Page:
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It is not just reading: it is meeting other minds

Several years ago, a good friend of mine, also an avid reading like myself, asked me, “How many books are you reading?” “Books”, in plural, because he shared and still shares that passion for reading several books at the same time.

Times are different now and books are no longer as popular as they used to be. Yet, they are an excellent tool to meet other minds. Reading is not just “skating over the page” (as Ortega y Gasset once warned). At its core, it is meeting other minds. 

Obviously, if you want to meet other minds, first you need to meet your own mind. And that’s one of the fascinating (and frequently forgotten) aspects of reading: it is an internal dialogue, a reflection about oneself, a moment of meditation oscillating between the conscious and the unconscious mind when, for just a moment, we become aware of ourselves. 

My passion for reading began before college, where I was reading several books per week and later, at the end of the studies, a book per day or so. 

In fact, my passion for reading began when I was a little boy and every weekend my father took me to a secondhand bookstore and bought me took books. I selected one and he selected the other one. I had to read both of them before getting two more used books the following week. (I still had many of those books.)

Later, when I was a teenager, I discovered the benefits of public libraries and I went every week to the library, borrowed two books for seven days, read them, returned them, and borrowed two new books for the next seven days. Before returning the books, I wrote a summary of each book. (I still have many of those handwritten notes.)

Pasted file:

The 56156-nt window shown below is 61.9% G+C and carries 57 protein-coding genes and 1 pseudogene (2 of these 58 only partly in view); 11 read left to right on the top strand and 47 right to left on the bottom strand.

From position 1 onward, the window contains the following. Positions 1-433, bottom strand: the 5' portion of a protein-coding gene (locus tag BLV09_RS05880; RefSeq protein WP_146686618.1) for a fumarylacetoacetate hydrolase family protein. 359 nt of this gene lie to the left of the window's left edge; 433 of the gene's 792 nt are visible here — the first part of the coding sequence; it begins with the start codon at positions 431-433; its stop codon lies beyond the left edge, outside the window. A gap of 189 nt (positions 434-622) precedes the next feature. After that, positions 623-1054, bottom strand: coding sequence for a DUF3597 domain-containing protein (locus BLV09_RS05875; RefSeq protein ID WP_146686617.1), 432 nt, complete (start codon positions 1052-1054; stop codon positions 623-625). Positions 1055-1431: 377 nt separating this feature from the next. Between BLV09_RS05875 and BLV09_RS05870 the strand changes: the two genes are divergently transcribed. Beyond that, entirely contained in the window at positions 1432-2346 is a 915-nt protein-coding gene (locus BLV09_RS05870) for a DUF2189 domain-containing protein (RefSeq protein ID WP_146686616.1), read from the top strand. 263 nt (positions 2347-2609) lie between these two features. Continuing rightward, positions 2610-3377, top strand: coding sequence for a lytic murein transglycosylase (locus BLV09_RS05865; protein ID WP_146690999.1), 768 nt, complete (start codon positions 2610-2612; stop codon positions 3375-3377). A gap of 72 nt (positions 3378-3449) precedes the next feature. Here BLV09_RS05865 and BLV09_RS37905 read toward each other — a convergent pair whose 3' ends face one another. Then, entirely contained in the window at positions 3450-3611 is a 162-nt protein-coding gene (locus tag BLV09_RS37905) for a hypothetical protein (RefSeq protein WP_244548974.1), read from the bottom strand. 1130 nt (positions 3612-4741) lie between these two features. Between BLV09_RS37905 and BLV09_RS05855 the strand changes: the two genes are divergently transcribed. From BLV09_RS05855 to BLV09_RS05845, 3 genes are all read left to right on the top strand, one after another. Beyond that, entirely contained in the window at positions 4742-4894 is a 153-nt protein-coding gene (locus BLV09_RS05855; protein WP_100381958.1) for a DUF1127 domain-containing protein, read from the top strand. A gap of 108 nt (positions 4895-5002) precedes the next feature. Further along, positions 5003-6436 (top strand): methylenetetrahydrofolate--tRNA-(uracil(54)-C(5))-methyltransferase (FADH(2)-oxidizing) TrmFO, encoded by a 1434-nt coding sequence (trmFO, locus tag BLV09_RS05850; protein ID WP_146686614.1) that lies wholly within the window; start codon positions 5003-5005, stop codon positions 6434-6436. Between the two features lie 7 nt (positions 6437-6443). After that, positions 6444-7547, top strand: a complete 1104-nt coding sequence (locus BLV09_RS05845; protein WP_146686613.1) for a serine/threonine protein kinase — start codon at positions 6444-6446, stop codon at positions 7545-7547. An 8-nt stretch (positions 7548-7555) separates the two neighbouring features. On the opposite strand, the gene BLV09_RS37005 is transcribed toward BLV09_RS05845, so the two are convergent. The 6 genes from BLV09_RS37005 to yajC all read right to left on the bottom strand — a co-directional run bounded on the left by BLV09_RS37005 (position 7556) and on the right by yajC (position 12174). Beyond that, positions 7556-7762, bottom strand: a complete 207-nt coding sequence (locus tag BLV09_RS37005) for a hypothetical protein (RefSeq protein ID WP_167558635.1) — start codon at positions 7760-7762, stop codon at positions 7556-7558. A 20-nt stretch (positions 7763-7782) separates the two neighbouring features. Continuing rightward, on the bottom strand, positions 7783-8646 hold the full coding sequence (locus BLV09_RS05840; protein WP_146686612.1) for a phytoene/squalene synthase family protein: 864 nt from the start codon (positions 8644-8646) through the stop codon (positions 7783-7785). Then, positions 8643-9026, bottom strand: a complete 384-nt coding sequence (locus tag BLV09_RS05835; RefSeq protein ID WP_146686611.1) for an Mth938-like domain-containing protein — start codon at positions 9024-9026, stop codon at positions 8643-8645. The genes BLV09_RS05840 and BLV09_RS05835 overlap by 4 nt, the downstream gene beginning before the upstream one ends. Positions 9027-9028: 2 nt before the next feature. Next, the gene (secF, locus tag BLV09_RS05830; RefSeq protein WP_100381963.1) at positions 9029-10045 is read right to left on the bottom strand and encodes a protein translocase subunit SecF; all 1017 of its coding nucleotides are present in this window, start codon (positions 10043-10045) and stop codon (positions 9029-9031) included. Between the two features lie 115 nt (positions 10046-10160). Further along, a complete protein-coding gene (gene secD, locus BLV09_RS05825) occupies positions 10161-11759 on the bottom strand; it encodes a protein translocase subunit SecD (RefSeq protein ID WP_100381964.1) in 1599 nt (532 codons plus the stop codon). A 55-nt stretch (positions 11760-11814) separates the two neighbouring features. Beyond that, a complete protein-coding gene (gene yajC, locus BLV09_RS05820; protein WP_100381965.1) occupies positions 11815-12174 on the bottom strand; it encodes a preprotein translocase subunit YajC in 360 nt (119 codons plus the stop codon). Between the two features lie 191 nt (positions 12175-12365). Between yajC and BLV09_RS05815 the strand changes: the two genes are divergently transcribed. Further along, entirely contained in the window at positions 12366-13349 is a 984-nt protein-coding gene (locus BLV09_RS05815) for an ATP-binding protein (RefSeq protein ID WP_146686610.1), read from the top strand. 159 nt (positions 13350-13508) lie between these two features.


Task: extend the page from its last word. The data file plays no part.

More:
But, what’s the point of talking about my reading habits, as if they were of any importance? In fact, it is irrelevant to know how many books I read. What is relevant is to know that today’s readers are tomorrow’s leaders, as it has been said many times. The reason, according to numerous studies, is that reading causes the brain to prepare the person for the reality presented in the books. 

For example, just a few days ago, researchers at the University of Colorado at Boulder published a scientific report confirming what many people (Einstein included) already knew: imagination changes reality. In fact, according to those researchers, the brain doesn’t separate imagination from reality and needs to learn how to do it. 

So, how do we learn to distinguish imagination from reality, without canceling either of them and learning from both of them? It seems one of the answers is reading, because digital media doesn’t generate the internal dialogue books create. Again, when we read, we prepare ourselves for a new reality. 

I am not proposing going back to the past I am proposing meeting ourselves again for the first time in the context of a new future we can seldom imagine. 

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